Maybe OMGs and LOLs are not the worst thing that has happened to language. Maybe the ubiquitous and uncreative “so this happened” or simply "this" captions to equally uncreative and ubiquitous snapshots of such ordinary activities as eating a sandwich are not a threat to communication. It’s possible that having given everyone a voice and a channel in which to broadcast this voice is a good thing. Before I go any further, let me state that I claim no expertise in this subject; I am but an interested observer, and this is but a conversation starter.
English is a dynamic language; this is one of the reasons it is so widely spoken. Why should its evolution stop now? Many before us have grieved for the written and spoken word, but others have managed to work through that. It is a natural cycle that comes with the introduction of new trends, and language trends are not different. Text messages devoid of punctuation and peppered with abbreviated jargon and acronyms are not a mark of the decline of language; they show progress. With or without good reason, people feel like they have little time to spell out entire sentiments. Sure, you may need a dictionary to decipher what some of these messages communicate (I recommend UrbanDictionary), but you might benefit from these new findings when you yourself are pressed for time.
You might exclaim "But this isn't even English anymore." And in response, I would introduce you to the benefits of speaking a second language. Most importantly, this is the language that our children speak (and maybe some of our colleagues too). Secondly, speaking a second language affords us twice the opportunities that speaking one language does! Okay, okay—it does not quite work that way, but NPR recently reported that in addition to increased cognitive ability and Alzheimer's disease prevention, speaking a second language can enhance our perception of the world. It does this by providing us with additional tools with which we can analyze our surroundings, thereby bettering our understanding of, and engagement with, the world around us.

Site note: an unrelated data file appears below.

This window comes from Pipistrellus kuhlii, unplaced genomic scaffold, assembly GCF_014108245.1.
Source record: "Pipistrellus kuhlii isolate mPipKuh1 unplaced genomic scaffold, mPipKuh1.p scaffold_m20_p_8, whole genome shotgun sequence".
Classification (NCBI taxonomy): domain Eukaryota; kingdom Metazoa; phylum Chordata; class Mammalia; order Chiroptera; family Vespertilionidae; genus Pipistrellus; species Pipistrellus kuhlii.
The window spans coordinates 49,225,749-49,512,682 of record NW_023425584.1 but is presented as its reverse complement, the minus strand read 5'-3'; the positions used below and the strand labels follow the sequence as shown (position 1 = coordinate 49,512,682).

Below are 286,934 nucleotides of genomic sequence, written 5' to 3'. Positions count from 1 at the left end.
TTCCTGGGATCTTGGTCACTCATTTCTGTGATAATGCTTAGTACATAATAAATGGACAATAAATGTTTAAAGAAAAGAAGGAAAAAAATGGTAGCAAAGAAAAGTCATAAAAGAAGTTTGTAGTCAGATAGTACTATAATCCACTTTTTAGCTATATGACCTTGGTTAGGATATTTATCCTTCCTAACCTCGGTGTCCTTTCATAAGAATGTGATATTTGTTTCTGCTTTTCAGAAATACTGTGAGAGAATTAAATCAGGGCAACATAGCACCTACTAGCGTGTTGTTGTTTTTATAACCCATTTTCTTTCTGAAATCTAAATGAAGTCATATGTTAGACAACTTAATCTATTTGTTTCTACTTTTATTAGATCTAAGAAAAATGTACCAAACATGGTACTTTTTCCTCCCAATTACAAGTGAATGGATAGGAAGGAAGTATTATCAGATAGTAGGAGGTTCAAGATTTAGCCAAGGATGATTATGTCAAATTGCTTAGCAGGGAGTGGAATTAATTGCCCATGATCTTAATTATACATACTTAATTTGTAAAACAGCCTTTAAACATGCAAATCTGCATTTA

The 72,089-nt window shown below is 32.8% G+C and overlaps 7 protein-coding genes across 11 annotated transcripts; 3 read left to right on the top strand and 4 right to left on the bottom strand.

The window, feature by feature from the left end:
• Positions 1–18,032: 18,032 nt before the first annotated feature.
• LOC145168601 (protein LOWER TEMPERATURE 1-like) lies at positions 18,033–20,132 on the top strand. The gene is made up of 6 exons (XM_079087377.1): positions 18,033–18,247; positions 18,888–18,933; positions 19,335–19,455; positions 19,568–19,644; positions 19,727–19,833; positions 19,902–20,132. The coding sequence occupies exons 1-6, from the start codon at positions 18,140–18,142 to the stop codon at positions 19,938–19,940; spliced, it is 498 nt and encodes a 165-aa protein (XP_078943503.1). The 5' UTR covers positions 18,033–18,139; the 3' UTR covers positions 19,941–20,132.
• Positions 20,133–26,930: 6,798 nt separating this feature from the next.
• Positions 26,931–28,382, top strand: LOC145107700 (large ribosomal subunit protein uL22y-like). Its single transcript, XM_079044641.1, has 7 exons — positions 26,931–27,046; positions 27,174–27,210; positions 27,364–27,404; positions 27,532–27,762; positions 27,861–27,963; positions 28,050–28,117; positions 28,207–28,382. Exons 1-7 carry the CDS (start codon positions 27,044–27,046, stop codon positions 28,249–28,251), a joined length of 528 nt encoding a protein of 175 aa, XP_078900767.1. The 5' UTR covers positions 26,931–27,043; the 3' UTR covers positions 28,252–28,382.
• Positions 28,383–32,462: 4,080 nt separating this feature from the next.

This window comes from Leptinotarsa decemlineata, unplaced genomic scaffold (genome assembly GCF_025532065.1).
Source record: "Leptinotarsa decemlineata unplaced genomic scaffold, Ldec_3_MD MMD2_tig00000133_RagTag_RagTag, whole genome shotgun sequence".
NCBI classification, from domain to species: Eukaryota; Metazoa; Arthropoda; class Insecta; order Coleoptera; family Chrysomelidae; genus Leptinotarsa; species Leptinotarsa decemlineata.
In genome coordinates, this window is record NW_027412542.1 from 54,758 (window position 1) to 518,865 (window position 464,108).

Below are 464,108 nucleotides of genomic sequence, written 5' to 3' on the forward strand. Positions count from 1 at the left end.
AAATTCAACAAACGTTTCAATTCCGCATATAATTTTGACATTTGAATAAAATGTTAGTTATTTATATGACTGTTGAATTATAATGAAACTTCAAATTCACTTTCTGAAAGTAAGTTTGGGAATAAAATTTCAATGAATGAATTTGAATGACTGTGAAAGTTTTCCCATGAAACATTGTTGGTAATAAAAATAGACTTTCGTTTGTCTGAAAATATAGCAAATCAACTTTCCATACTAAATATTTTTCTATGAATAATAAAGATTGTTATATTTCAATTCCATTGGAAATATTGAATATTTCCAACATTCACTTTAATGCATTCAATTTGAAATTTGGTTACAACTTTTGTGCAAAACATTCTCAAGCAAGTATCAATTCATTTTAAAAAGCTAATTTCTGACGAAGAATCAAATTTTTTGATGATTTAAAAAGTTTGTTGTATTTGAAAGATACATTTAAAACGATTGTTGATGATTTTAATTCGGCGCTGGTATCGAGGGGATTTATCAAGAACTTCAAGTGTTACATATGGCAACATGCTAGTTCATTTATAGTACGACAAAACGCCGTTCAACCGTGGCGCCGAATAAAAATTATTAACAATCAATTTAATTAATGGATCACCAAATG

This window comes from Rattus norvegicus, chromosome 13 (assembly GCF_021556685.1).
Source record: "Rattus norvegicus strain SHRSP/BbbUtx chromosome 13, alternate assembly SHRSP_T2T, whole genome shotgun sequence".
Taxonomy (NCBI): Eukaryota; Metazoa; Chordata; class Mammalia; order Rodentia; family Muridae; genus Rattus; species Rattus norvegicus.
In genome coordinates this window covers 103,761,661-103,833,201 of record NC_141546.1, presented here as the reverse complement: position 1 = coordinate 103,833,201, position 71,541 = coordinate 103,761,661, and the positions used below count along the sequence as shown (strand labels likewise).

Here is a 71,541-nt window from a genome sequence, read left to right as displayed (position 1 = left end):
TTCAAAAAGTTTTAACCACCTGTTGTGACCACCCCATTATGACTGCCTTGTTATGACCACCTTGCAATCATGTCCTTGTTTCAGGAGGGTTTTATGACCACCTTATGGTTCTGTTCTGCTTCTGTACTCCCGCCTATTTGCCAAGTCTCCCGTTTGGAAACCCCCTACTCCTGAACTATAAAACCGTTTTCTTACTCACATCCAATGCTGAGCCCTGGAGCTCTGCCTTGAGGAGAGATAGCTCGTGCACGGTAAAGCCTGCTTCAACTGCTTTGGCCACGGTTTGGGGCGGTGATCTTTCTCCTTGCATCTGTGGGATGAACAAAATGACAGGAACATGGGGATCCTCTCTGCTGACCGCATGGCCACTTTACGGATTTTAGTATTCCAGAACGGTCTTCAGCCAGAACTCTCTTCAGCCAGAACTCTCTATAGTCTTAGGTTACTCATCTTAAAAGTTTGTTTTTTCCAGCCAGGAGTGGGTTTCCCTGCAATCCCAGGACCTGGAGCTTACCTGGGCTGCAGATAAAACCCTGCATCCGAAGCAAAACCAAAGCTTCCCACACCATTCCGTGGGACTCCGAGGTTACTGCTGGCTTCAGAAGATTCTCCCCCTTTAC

That world offers incredibly rich and beautiful literature. And today's young writers are just as capable and talented as the writers of yesteryear. It is important, however, to make the distinction between spoken and written English. Linguist John McWhorter argues that humans have always spoken in a manner that was distinguishably different from the one with which they've written. The difference today is that technology has allowed us to keep up with the pace of speech, not only in composition, but in reception as well. This suggests that language is not as affected as the Lamenting Lennies and Negative Nellies will have you believe, but that we're simply more exposed to spoken language than ever before due to technological advances.
With all that said, you will never find me LOLing, OMGing, or punchlining with a rhetorical "Really??" but that's only because of what I've gotten myself used to. My texts are unnecessarily long and punctuated (a step short of being signed). Maybe it's my desire to see the years I've spent learning this language be put to good use. Or maybe it's the false sense of superiority I get when I write a properly formatted message. Whatever the case, I would be remiss to discourage anyone from connecting with others in any form. After all, what is language if not a tool for communication?